In 2010, the Division of Continuing Education & Workforce Development was awarded $7.4 million federal grant for the Hostos Allied Health Career Pipeline Program. The program provides specialized training in healthcare occupations to public assistance recipients and low-income individuals. This is the largest grant that Hostos was ever awarded, and it has helped to pave the way for the Division’s expansion.
And the building is impossible to overlook. With “Bronx Terminal Market 1935 City of New York” etched in large letters on its façade and a bright Hostos sign proclaiming its identity as the “Center for Workforce Development and Continuing Education,” it stands as a testament to the College’s commitment to preparing people for employment in this fast moving and changing job market.
Steven Delgado, longtime Dean of Facilities Management at Hostos, said the project has been in the works for about three years and the vacant building — part of the Terminal Market just south of Yankee Stadium — was identified by the administration about 15 months ago. Beginning with the design phase, Delgado said the interior and exterior work took approximately eight months.
At Hostos for over 40 years, Delgado has been involved with many construction and renovation projects. He considers this to have been “an exciting challenge,” in part because of the unusual features of the building. Windows were kept along the front to capture natural light, and parts of the building were left somewhat “unfinished” to achieve a modern, high-tech look. For example, some duct work was left exposed. The back of the building features a suspended ceiling, and acoustic panels were installed to eliminate noise.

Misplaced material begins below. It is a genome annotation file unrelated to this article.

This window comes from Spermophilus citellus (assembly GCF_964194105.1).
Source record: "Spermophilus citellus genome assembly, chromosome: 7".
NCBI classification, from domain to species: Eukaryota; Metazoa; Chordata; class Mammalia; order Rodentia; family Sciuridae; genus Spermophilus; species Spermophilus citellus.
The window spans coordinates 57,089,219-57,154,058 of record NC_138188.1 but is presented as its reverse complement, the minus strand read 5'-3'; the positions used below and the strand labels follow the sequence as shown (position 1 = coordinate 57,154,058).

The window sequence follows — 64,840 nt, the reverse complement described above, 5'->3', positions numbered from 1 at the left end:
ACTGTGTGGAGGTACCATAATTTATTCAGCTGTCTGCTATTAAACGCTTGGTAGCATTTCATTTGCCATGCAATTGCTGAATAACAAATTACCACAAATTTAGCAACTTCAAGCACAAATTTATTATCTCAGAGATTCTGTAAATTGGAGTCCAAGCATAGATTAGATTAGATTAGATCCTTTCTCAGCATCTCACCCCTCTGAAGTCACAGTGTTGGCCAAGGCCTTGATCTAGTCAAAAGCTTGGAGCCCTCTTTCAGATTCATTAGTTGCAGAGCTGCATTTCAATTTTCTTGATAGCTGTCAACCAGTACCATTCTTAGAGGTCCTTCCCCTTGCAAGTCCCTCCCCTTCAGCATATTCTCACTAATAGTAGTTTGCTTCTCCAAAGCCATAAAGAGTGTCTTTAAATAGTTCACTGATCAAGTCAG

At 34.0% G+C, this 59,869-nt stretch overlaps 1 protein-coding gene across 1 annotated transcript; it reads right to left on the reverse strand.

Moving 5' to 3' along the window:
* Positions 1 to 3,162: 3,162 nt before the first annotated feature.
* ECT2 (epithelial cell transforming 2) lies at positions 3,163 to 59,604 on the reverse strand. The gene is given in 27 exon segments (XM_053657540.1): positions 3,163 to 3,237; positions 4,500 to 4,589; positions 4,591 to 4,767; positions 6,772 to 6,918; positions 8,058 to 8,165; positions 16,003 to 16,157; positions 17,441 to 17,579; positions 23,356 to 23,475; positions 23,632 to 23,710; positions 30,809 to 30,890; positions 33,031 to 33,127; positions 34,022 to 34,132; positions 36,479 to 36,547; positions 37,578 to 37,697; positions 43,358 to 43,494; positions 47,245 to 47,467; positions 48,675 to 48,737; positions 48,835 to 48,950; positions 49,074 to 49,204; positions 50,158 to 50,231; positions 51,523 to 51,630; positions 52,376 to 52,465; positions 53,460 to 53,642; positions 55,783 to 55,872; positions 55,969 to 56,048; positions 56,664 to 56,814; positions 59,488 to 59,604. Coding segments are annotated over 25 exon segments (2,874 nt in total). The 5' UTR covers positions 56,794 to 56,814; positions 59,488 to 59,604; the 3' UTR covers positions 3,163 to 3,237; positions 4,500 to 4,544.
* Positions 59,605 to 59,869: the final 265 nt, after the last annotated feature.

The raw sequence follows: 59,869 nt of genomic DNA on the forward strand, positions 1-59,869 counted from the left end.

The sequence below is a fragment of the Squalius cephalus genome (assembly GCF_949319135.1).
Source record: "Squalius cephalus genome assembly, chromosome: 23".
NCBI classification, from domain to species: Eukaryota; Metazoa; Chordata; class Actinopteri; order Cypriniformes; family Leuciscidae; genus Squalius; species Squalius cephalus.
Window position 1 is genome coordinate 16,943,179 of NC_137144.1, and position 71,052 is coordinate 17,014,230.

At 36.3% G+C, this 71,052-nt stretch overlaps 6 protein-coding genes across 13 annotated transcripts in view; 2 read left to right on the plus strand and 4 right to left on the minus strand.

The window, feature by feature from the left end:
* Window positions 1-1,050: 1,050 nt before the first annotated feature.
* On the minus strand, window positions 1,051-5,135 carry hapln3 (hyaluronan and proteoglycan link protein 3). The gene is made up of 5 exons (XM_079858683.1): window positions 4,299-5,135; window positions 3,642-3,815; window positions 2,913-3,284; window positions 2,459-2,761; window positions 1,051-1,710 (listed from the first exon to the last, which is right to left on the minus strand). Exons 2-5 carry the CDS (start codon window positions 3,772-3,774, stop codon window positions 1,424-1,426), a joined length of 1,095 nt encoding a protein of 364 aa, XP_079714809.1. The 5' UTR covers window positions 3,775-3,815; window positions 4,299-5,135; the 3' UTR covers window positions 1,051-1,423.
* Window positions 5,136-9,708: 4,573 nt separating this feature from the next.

“We had a very large, open space to work with, so it was a challenge for architects and the furniture people. For me, it was an exciting challenge,” Delgado said.
With an estimated 750,000 commuters passing through the area daily, the new center is sure to attract considerable attention, and the services it provides will have a positive impact on the South Bronx and surrounding communities for years.
The Division of Continuing Education & Workforce Development already comprises CUNY in the Heights, the Allied Health Career Pipeline Program, Adult Learning Center, CUNY Language Immersion Program, CUNY Start, the Liberty Partnership, Proyecto Access, Collegiate Science and Technology Entry Program (CSTEP), Work Incentive Planning & Assistance Program (WIPA), Jobs-Plus, Center for Bronx Non-Profits @ Hostos, Study Abroad, and Advanced Technology Training & Information Networking (ATTAIN) Lab.
For more information about the Continuing Education & Workforce Development Division, go to http://www.hostos.cuny.edu/contedu/.
About Hostos Community College
Eugenio María de Hostos Community College, part of The City University of New York (CUNY) system, was founded in 1968. In addition to associate degree programs that facilitate easy transfer to CUNY’s four-year colleges or baccalaureate studies at other institutions, Hostos also has an award-winning Division of Continuing Education and Workforce Development that offers courses for professional development and certificate-bearing workforce training programs. In four decades, Hostos has grown from a class of 623 in 1970 to more than 7,000 students in 2012. The college also serves an additional 12,000 students through its Division of Continuing Education and Workforce Development. For more news and stories about Hostos Community College, visit www.hostos.cuny.edu
Ana M. Carrión — firstname.lastname@example.org
Soldanela Rivera — email@example.com
Rich Pietras — firstname.lastname@example.org
Phone: 718-518-6872 or 917-627-9097 or 718-518-6513
Back to Previous Page